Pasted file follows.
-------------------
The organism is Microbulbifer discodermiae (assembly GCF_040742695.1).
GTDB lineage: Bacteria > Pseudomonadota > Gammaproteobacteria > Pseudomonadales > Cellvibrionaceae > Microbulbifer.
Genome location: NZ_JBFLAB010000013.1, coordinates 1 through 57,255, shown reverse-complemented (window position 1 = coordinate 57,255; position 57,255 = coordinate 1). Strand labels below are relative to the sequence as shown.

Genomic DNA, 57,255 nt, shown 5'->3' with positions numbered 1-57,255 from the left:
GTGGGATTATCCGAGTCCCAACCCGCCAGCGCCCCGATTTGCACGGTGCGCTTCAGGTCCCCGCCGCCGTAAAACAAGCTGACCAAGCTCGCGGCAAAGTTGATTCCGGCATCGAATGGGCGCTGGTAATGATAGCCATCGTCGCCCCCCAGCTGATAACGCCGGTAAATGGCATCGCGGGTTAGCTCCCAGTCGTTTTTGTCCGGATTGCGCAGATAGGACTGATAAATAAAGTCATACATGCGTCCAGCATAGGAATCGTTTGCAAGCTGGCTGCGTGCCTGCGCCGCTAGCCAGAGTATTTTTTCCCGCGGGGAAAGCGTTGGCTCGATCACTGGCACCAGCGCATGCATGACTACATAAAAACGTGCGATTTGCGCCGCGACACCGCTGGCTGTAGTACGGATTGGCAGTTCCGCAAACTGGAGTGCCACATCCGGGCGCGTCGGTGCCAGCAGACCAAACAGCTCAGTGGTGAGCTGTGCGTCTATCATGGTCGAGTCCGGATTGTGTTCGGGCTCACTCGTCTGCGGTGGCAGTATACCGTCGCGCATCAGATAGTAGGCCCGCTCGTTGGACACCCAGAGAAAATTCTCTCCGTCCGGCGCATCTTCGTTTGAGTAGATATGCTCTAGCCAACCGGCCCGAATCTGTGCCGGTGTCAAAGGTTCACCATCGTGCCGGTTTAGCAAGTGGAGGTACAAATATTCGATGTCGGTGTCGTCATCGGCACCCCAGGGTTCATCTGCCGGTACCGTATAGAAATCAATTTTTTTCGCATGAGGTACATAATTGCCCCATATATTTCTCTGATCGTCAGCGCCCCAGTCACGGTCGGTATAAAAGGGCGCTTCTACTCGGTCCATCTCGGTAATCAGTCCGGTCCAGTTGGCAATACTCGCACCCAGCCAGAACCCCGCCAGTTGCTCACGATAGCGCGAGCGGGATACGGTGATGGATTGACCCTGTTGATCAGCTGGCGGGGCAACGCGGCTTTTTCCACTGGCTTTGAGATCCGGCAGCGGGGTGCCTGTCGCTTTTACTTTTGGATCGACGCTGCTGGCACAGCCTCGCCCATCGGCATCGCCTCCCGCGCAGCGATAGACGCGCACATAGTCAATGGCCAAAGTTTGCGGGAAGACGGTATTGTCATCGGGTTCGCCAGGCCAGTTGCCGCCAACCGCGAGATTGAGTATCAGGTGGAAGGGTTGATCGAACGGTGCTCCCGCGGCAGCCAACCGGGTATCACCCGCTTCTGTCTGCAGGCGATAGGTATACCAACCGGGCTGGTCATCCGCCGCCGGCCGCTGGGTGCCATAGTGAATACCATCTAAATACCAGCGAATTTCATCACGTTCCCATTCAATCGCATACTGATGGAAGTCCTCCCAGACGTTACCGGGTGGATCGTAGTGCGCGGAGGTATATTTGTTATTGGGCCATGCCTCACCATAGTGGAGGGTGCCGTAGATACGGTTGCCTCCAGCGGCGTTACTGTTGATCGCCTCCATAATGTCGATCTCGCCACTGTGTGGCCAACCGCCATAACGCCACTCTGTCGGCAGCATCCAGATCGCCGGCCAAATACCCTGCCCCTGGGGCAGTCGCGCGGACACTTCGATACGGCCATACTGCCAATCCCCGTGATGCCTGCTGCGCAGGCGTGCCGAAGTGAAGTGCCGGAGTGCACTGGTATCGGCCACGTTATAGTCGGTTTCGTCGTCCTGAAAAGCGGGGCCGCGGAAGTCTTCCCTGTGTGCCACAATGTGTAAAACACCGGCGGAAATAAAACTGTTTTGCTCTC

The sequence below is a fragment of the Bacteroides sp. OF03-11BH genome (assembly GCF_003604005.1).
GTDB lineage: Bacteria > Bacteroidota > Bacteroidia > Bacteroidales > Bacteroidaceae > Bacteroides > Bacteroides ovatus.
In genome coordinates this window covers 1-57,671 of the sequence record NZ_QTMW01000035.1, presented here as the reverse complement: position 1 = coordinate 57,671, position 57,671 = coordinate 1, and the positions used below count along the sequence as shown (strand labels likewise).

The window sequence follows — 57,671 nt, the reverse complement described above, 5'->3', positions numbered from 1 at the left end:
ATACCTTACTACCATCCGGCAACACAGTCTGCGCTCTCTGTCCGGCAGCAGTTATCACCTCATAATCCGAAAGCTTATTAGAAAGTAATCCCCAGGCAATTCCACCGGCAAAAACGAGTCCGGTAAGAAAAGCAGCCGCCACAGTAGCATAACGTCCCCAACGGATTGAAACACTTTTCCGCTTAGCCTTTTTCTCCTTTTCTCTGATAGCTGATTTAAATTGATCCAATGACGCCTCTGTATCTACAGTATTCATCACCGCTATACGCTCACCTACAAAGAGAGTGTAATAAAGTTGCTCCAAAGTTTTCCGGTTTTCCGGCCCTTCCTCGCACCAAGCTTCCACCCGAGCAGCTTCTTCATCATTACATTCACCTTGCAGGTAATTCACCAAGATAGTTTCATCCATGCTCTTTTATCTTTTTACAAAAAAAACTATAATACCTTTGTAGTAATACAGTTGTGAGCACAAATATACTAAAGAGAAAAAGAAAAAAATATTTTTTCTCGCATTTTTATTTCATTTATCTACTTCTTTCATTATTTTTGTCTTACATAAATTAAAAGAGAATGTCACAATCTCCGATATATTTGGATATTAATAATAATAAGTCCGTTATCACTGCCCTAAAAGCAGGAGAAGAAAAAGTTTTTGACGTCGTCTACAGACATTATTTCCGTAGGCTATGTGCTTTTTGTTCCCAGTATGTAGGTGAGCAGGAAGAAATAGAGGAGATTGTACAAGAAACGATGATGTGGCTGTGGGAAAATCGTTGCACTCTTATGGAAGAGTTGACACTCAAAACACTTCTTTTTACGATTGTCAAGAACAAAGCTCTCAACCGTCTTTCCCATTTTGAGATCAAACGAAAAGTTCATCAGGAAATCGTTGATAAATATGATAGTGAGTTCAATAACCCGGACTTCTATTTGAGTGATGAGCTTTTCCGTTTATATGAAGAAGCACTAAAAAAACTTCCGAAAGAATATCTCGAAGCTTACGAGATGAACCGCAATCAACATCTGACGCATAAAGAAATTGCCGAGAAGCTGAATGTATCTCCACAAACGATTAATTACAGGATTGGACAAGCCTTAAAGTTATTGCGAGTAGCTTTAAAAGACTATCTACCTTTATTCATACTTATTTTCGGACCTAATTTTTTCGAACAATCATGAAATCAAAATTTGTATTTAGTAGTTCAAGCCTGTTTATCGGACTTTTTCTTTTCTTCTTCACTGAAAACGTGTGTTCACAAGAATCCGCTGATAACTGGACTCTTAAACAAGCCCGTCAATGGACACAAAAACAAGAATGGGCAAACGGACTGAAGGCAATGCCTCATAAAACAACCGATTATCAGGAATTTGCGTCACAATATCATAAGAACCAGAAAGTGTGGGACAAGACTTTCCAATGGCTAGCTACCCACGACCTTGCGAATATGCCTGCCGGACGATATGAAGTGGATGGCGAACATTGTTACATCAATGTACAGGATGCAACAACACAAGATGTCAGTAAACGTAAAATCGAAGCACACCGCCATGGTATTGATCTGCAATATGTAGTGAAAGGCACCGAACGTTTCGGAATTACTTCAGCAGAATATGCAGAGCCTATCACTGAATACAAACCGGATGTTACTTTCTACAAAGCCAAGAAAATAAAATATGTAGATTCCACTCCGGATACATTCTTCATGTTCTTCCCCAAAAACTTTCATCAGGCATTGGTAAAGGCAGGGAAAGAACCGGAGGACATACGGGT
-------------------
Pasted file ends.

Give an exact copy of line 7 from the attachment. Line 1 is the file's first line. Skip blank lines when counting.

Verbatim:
GTDB lineage: Bacteria > Bacteroidota > Bacteroidia > Bacteroidales > Bacteroidaceae > Bacteroides > Bacteroides ovatus.